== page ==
A major figure of the Urban art scene, Fintan Magee connects more with the social realist muralists of years past than the street culture of today. From working-class subjects to the environmentally-focused commentary, he has emerged as a unique frontman for the socially-conscious contemporary muralist community. Mixing surreal and figurative imagery, his works are deeply integrated with the urban environment, exploring themes of waste, consumption, loss and transition. His latest body of work will soon be on view at Galerie Mathgoth. Titled Waves, the exhibition will explore the devastating impact of global warming as seen through the destructive power of water.
A phenomenon we can no longer deny, the global climate change is one of the most serious challenges facing us today. When it comes to the oceans, it affects sea levels, coastlines, ocean acidification, currents, sea surface temperatures, tides, and the sea floor, strongly affecting the functioning of a society. Fintan Magee experienced the devastating power of global warming first hand when his house was destroyed by the floods in Brisbane. Ever since, climate catastrophes constitute a major leitmotiv in his compositions, especially the destructive capacity of waves. In this latest body of work, Magee paints a world that shatters, where subjects and objects disintegrate under the action of water. In these oil paintings, the liquid element remains very present - steam, water and sweat literally permeate the works.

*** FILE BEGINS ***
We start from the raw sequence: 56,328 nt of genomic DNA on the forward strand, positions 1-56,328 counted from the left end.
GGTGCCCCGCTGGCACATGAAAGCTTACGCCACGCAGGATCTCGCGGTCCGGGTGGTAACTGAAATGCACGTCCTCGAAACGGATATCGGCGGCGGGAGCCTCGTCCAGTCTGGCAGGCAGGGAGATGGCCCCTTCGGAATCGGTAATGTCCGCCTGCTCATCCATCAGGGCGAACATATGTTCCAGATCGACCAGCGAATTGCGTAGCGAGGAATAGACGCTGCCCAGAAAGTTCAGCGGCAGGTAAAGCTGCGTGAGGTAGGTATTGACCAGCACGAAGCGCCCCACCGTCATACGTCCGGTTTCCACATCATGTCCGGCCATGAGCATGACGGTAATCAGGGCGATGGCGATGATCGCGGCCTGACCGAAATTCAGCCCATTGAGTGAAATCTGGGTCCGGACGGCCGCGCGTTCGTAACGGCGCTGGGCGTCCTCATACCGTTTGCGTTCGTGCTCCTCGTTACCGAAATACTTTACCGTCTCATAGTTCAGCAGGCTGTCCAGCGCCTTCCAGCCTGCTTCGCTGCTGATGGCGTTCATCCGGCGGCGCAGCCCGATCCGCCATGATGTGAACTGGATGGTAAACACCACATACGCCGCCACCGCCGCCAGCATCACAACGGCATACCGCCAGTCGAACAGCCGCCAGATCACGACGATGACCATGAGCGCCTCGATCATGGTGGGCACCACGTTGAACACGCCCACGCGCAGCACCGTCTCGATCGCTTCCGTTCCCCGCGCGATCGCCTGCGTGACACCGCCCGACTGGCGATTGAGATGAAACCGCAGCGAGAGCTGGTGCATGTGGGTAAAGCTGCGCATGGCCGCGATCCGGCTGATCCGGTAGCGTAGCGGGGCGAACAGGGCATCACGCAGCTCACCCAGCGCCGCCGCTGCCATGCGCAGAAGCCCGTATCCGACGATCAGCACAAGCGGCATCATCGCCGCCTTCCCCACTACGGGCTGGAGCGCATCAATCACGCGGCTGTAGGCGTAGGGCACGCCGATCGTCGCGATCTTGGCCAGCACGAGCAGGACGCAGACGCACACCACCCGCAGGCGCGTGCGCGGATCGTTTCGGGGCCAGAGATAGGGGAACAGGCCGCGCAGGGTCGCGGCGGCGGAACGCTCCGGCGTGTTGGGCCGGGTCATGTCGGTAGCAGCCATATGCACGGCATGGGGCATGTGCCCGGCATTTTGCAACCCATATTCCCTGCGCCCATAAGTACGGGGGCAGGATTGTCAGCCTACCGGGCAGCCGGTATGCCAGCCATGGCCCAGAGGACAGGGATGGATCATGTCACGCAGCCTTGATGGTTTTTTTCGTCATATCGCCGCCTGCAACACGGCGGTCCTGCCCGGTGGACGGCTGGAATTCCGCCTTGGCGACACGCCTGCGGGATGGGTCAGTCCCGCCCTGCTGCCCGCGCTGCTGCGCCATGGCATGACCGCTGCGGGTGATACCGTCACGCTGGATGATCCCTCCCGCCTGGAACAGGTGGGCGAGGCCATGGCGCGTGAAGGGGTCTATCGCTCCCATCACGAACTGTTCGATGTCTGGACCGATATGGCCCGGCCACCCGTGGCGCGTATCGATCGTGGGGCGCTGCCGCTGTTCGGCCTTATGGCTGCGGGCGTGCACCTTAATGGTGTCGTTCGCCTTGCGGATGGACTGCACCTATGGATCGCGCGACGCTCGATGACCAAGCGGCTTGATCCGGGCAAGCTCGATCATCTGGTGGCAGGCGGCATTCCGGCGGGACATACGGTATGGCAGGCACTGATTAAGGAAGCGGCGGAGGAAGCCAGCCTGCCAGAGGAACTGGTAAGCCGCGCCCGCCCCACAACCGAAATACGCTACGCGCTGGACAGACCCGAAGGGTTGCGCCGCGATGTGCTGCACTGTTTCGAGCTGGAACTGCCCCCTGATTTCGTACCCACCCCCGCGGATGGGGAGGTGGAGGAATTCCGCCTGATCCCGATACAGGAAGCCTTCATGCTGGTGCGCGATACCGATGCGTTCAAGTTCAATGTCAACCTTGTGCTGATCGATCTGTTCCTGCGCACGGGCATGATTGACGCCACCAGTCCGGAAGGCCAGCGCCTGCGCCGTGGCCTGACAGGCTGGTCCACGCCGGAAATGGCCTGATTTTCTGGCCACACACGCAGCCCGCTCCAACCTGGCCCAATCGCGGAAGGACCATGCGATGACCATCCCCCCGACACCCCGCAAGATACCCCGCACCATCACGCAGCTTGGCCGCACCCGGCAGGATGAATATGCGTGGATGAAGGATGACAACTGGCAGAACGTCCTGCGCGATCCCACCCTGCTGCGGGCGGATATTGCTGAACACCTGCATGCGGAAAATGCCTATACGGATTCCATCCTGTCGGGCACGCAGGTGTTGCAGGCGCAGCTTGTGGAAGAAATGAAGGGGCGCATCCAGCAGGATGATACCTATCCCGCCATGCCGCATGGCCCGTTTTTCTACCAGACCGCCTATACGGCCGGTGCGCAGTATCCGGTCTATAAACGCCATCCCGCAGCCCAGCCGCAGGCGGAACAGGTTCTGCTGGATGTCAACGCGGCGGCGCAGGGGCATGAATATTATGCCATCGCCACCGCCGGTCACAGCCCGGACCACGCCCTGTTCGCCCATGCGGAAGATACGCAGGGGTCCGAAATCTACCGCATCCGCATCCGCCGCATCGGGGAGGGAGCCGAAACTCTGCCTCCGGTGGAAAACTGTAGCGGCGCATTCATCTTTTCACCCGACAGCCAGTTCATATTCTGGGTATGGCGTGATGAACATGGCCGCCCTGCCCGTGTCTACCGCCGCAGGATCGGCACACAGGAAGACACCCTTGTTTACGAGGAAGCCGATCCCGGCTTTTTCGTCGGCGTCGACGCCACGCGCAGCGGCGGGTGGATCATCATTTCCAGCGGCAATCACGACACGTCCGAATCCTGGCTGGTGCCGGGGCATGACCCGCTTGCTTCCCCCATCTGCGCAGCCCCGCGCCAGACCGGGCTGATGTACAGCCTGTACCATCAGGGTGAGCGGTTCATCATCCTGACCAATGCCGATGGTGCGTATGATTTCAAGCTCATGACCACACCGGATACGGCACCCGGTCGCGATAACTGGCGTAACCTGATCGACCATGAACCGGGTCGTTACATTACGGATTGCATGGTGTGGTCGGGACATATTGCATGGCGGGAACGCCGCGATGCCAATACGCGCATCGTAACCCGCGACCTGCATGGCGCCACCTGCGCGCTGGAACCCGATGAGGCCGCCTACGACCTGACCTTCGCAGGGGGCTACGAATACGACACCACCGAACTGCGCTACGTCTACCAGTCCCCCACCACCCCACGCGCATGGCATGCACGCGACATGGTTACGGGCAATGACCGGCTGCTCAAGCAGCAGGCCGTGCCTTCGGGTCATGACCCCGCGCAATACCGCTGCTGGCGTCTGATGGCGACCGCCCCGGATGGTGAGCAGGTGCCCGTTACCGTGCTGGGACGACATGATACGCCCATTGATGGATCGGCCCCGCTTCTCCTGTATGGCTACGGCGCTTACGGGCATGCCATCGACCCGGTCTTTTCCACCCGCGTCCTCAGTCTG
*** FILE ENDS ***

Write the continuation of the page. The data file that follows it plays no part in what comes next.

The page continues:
Magee’s approach is strongly influenced by the graffiti culture. As he explains, this movement represented the first step in his development as a painter and muralist. Murals in Northern Ireland, where his father is from, were often political, having a strong impact on him. Using pictures to convey strong messages to the public, he involves in extensive research before starting to work on a wall piece – he takes pictures, discusses with the locals, collects the information that will feed his story. Executed in a mixture of realism and social poeticism, his characters are frequently depicted in levitation, as propelled in a dimension that plays with urban and human gravity. They are often depicted with a load on their back that, whether being physical or emotions, puts in forefront some of the key issues that weight on out time.
If some of these pending images can be perceived as a calm before the storm or an after-typhoon, they leave us the freedom to invent the past or the future. The exhibition Waves will be on view at Galerie Mathgoth in Paris from September 22nd until October 14th, 2017. The vernissage will be held on Friday, September 22nd, from 6 p.m. The artist will be present.
Featured image: Fintan Magee - The Waiting Room, 2017 (detail). All images courtesy of Galerie Mathgoth.